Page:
Source: This machine learning-assisted cat door keeps kitty from bringing furry surprises home

That’s Dr. Marijuana Pepsi Vandyck to you!

After eight years, Marijuana Pepsi Vandyck has earned her PhD in higher education from Cardinal Stritch University. And yes, Marijuana Pepsi is her real given name. From the Milwaukee Journal Sentinel:

Her mother, Maggie (Brandy) Johnson, who still lives in Beloit, (Wisconsin) picked out her name and proclaimed that it would take her around the world. Her sisters, one older and one younger, got relatively common names, Kimberly and Robin.

Teachers, classmates, bosses and other people in Marijuana’s life pushed back against her name and teased her. Some suggested she go to court and change it. Some flat out refused to call her that or insisted on Mary, which she rejected.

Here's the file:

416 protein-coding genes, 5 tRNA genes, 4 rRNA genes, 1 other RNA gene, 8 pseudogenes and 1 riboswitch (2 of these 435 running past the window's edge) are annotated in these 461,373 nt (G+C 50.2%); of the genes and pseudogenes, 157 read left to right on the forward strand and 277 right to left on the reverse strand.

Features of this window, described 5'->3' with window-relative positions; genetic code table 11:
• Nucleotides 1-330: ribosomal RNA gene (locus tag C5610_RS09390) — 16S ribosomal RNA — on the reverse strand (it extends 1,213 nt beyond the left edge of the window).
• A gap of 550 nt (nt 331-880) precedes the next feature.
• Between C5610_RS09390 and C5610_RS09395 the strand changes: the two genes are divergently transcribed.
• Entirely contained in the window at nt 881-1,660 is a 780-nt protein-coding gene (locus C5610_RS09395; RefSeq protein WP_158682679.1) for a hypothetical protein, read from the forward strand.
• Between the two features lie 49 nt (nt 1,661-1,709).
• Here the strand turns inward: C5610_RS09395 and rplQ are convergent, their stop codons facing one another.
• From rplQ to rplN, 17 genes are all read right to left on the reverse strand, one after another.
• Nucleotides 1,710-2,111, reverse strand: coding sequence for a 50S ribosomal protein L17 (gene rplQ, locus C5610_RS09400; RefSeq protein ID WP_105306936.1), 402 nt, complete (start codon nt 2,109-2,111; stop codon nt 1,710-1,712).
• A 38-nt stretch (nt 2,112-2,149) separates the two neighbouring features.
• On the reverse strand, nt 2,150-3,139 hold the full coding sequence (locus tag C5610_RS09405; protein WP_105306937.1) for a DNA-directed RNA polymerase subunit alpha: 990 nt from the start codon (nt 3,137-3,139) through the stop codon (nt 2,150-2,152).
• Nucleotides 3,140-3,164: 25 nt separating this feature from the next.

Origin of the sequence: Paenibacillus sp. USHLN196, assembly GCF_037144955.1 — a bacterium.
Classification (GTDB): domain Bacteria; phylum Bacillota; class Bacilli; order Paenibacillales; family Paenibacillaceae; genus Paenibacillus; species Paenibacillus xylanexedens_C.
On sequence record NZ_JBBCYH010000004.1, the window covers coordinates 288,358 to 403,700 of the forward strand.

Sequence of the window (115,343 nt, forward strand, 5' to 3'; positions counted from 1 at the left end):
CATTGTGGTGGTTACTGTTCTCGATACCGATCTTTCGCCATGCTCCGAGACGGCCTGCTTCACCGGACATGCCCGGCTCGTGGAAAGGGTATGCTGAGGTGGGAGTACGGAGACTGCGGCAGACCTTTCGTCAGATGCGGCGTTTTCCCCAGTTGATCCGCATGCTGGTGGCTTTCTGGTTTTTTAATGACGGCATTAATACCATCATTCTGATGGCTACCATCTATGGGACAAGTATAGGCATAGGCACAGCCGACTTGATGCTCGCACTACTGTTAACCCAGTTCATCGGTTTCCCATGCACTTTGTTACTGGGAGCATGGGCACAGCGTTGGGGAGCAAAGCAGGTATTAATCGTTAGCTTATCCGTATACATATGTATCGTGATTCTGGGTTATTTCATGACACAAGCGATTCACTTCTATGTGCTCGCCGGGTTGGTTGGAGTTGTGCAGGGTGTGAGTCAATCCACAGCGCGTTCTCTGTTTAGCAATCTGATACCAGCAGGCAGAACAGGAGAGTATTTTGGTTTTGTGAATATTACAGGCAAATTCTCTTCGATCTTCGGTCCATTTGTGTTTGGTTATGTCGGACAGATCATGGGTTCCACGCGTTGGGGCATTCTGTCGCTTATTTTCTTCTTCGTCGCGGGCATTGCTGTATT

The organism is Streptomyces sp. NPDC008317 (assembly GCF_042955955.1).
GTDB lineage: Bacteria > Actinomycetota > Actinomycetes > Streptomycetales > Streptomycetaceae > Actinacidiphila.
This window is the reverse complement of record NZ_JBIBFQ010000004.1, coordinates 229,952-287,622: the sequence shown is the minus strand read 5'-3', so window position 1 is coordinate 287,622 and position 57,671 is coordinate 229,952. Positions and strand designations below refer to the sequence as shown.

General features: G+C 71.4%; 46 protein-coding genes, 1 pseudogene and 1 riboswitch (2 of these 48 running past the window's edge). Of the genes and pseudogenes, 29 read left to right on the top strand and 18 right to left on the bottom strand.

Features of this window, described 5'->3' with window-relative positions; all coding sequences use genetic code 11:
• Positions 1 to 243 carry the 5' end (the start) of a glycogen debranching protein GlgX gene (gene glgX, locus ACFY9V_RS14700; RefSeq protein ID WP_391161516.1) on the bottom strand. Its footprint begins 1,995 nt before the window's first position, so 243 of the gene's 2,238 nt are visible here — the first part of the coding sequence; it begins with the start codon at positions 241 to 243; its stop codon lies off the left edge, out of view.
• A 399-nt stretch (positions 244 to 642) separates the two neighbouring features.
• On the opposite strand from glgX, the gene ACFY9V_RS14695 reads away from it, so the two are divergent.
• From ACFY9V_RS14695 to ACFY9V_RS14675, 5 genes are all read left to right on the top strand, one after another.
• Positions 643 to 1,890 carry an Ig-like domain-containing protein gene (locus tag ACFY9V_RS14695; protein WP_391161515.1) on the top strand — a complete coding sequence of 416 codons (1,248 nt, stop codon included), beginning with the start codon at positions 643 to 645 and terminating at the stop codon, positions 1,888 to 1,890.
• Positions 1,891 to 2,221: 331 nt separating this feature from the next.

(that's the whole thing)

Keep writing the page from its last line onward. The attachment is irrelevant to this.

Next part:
As much as people blamed and judged her mother for the name, Marijuana credits her mom with making her the strong, balanced, entrepreneurial woman she is today…

But mostly she embraces the name as proof that you can overcome any obstacle in life and achieve your dreams…

It’s fitting that an African American woman who has gone through life as Marijuana Pepsi chose as her dissertation topic: “Black names in white classrooms: Teacher behaviors and student perceptions.”

Yes, her name really is Marijuana Pepsi, and now she’s Dr. Marijuana Pepsi to you” by Jim Stingl (Milwaukee Journal Sentinel)


Source: That’s Dr. Marijuana Pepsi Vandyck to you!

Chain Your Kid’s Hairbrush to the Bathroom Wall

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If you’re curious about the morning routine of this parenting editor, I will tell you that a large portion of it involves scampering around the house, asking: “Has anyone seen a hairbrush?” (I say “a” hairbrush because we have about six of them lying around somewhere.) This has been a dumb, ongoing issue. I never have…

Read more…


Source: Chain Your Kid’s Hairbrush to the Bathroom Wall